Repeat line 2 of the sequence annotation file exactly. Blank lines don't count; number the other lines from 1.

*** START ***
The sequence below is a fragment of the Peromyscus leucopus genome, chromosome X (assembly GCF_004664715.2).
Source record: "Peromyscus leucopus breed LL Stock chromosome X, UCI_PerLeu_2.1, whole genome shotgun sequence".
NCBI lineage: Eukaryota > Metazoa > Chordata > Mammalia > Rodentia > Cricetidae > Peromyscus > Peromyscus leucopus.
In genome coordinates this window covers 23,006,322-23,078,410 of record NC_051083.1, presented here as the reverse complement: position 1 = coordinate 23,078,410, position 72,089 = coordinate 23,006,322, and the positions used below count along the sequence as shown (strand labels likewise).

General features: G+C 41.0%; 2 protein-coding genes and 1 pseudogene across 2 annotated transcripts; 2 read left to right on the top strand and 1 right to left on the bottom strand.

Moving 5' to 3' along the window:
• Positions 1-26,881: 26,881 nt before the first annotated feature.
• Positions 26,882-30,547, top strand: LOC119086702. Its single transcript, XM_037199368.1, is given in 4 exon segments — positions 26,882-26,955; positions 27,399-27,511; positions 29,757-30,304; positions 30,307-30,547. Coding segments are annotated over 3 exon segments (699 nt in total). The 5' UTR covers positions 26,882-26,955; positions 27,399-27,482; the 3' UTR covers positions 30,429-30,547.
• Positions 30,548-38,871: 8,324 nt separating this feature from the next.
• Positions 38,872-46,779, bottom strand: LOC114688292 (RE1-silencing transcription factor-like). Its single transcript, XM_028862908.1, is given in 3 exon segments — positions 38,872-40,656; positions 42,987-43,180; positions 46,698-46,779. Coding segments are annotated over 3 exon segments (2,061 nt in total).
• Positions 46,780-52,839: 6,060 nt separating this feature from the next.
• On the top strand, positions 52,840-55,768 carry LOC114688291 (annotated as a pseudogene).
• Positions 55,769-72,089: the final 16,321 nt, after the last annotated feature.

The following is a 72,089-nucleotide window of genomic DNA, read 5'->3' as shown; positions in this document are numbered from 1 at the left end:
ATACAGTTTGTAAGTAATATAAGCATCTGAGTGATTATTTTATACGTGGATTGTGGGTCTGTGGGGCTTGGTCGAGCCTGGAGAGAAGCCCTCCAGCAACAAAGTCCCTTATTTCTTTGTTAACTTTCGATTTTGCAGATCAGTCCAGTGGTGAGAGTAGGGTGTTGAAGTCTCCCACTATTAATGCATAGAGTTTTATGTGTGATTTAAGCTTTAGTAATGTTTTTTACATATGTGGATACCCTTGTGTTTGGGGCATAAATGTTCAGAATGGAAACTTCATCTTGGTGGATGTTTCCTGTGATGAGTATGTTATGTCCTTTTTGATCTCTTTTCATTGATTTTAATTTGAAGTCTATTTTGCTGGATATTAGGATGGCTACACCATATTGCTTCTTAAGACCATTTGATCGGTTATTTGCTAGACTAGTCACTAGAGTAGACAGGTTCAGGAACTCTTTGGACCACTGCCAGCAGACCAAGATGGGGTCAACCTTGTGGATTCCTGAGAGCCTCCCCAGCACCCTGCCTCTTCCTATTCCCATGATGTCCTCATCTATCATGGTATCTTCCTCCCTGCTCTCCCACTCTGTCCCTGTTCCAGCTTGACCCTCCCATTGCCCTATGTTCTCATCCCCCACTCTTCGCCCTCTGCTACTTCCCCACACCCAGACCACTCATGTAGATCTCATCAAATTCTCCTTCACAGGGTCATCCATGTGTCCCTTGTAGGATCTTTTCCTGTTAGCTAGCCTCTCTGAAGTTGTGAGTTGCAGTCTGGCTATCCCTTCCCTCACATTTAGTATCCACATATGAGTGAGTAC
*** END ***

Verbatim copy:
Source record: "Peromyscus leucopus breed LL Stock chromosome X, UCI_PerLeu_2.1, whole genome shotgun sequence".